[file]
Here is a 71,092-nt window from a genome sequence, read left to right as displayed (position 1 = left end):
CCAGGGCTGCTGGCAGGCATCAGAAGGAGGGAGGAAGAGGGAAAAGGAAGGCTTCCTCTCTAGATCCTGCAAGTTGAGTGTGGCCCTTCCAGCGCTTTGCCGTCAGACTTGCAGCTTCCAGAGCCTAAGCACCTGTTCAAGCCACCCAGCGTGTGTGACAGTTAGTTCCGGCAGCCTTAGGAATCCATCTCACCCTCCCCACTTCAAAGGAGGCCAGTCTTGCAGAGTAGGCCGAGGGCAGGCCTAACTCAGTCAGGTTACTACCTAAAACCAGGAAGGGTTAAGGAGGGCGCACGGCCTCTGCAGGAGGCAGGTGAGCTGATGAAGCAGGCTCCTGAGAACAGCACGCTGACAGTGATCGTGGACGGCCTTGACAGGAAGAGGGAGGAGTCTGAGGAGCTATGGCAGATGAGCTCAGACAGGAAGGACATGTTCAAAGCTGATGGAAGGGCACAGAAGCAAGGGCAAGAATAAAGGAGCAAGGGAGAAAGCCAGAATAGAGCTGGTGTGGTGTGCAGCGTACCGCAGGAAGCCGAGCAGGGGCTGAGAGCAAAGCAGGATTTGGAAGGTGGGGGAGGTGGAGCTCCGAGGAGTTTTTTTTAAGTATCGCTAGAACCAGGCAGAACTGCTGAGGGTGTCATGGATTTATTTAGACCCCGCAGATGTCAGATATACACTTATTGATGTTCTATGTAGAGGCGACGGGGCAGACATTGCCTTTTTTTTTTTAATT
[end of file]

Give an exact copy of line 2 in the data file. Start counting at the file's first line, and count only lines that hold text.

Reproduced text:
CCAGGGCTGCTGGCAGGCATCAGAAGGAGGGAGGAAGAGGGAAAAGGAAGGCTTCCTCTCTAGATCCTGCAAGTTGAGTGTGGCCCTTCCAGCGCTTTGCCGTCAGACTTGCAGCTTCCAGAGCCTAAGCACCTGTTCAAGCCACCCAGCGTGTGTGACAGTTAGTTCCGGCAGCCTTAGGAATCCATCTCACCCTCCCCACTTCAAAGGAGGCCAGTCTTGCAGAGTAGGCCGAGGGCAGGCCTAACTCAGTCAGGTTACTACCTAAAACCAGGAAGGGTTAAGGAGGGCGCACGGCCTCTGCAGGAGGCAGGTGAGCTGATGAAGCAGGCTCCTGAGAACAGCACGCTGACAGTGATCGTGGACGGCCTTGACAGGAAGAGGGAGGAGTCTGAGGAGCTATGGCAGATGAGCTCAGACAGGAAGGACATGTTCAAAGCTGATGGAAGGGCACAGAAGCAAGGGCAAGAATAAAGGAGCAAGGGAGAAAGCCAGAATAGAGCTGGTGTGGTGTGCAGCGTACCGCAGGAAGCCGAGCAGGGGCTGAGAGCAAAGCAGGATTTGGAAGGTGGGGGAGGTGGAGCTCCGAGGAGTTTTTTTTAAGTATCGCTAGAACCAGGCAGAACTGCTGAGGGTGTCATGGATTTATTTAGACCCCGCAGATGTCAGATATACACTTATTGATGTTCTATGTAGAGGCGACGGGGCAGACATTGCCTTTTTTTTTTTAATT